New iPad, iPhone to Ditch the Home Button?
New rumors about Apple products -- even crazy ones -- are common. And yet the latest one still took us by surprise. Sources say that Apple may be planning to remove the iconic "home" button from the upcoming versions of the iPad and iPhone.
"We have exclusively been told that the reason Apple just added multitouch gestures for the iPad in the latest iOS 4.3 beta is because the iPad will be losing the home button. In addition to the home button disappearing from the iPad, we’re told that this change will make its way over to the iPhone as well," said Jonathan Geller at Boy Genius Report (BGR), a tech site with a strong record of accurate sources for technology news.
Apple is known for its minimalist design, and when the first iPhone was announced, many people were dubious as to whether a single home button was enough. Jobs was reportedly adamant that the iPhone (and later the iPod Touch and iPad, which followed the same design influences) have only one physical button on the front. In that light, it's no surprise that Jobs might demand that the home button be removed, especially if multitouch gestures could perform the same function.
However, Apple may not be so hasty in throwing out one of the most recognizable parts of Apple design.
First of all, the square icon on a circular button is part of the iconic look of Apple mobile devices. Like the screen size, which has remained basically the same while other phones have gotten bigger and bigger, the home button is as central to the Apple design aesthetic as black plastic and brushed aluminum.
Of course, there's a bigger reason than tradition for why Apple wouldn't get rid of the home button: usability. As respected industry pundit and Apple critic John Gruber points out, the home button is essential for the average user in learning how to use the iPhone interface. It's the escape button whenever they get stuck.
"That it is the one and only button on the faces of these devices is a big part of why normal people are able to pick them up, start playing with them, and figure out how to get around with no help," Gruber argues. "How in the world would a normal person figure out or guess that they need to do a 'five-finger pinch' to get back to the home screen?"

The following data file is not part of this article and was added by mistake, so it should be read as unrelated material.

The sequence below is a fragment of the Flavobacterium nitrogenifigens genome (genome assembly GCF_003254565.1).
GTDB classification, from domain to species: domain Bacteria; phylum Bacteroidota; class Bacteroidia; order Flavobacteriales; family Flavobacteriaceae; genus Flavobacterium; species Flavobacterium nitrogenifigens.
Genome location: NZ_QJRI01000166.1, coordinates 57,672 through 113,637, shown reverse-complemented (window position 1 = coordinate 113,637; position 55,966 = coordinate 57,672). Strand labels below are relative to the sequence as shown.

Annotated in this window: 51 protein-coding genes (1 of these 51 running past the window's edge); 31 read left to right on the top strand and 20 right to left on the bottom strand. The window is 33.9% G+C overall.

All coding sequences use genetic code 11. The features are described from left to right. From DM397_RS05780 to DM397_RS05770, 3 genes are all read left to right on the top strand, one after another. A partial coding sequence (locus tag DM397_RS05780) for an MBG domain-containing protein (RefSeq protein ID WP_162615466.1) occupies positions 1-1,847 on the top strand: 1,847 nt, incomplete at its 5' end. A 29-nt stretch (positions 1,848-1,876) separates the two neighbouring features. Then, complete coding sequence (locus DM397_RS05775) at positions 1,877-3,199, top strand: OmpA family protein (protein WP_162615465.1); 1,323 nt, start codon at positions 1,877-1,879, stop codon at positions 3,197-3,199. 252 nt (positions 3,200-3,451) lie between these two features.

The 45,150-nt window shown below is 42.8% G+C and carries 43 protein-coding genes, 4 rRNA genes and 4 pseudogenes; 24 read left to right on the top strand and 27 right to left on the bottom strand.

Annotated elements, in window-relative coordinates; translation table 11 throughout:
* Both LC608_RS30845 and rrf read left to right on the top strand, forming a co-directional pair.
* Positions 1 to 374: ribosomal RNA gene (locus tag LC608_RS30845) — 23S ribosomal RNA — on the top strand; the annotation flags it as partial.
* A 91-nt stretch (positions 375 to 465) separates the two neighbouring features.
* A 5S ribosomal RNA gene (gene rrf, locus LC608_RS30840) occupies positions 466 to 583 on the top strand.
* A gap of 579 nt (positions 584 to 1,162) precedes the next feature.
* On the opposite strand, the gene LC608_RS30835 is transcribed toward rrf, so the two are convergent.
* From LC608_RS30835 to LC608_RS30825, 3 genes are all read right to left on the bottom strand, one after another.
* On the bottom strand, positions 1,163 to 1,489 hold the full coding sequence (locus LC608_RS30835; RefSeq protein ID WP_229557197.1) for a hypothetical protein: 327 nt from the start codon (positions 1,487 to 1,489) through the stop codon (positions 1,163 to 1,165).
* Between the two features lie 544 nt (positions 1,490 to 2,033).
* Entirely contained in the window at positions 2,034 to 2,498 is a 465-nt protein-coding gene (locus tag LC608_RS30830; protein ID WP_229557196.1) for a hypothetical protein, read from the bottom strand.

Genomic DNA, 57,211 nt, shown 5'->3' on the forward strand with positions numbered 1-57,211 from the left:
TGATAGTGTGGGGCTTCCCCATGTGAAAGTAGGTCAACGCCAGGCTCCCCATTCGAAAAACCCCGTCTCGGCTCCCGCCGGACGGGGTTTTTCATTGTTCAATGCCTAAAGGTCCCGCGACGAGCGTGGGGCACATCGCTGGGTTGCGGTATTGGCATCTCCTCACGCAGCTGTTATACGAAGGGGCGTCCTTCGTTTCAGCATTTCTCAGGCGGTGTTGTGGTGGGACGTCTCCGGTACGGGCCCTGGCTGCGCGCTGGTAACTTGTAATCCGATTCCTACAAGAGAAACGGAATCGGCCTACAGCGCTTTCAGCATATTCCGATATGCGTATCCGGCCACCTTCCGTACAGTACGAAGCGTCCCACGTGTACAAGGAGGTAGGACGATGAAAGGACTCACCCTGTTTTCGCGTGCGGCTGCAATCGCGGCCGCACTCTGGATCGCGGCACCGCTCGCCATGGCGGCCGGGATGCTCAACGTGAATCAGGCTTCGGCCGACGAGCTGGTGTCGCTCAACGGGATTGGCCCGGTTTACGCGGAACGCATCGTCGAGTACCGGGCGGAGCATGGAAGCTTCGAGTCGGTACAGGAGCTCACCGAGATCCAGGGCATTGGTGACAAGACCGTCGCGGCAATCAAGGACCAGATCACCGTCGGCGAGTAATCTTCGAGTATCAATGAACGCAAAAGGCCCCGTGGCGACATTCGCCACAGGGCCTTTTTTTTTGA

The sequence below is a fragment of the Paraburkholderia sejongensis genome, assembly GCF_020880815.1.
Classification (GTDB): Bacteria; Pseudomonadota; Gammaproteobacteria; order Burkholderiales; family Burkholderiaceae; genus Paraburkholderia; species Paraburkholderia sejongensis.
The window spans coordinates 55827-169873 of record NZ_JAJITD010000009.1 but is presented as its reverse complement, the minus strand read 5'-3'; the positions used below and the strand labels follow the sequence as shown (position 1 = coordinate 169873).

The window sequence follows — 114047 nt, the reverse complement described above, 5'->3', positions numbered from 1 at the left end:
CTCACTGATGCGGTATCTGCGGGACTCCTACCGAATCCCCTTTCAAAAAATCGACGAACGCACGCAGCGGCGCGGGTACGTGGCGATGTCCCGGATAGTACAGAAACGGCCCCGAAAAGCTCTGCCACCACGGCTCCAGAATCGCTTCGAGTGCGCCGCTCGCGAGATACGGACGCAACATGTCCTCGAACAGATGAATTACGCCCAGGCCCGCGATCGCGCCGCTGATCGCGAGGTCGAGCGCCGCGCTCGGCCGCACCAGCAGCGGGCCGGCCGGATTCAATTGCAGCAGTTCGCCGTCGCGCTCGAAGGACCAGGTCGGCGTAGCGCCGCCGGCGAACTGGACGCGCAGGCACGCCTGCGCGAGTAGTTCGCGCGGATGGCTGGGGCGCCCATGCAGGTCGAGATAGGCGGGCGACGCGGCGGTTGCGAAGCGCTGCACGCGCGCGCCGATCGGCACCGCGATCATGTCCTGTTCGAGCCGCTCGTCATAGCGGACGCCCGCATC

The home button is also an important part of the accessibility features for users with disabilities, so removing it would force Apple to completely rework access to those features. For instance, a blind user can press and hold the home button to use the voice control feature to call people, play music or use other features. Without a physical button to feel for, it would be harder for the blind to use this feature.
Still it's hard to ignore BGR's historically reliable sources saying that home button-less iPads are currently being tested by Apple employees. Additional multitouch gestures in iOS 4.3 certainly could obviate the need for a home button.
And to top it all off, Apple has already been moving toward making the home button obsolete. Previous versions of iOS allowed users to customize the home button so that double-clicks performed multiple functions. But with iOS 4, Apple has removed that feature, expecting users to just have shortcuts to their most used features on the home page.
The rumors of iPad testing among Apple employees also jibe with the release schedule for the device. Apple is expected to announce the iPad 2 sometime before the end of February 2011. The iPhone 5 would likely see an announcement in summer 2011, in keeping with past iPhone announcements.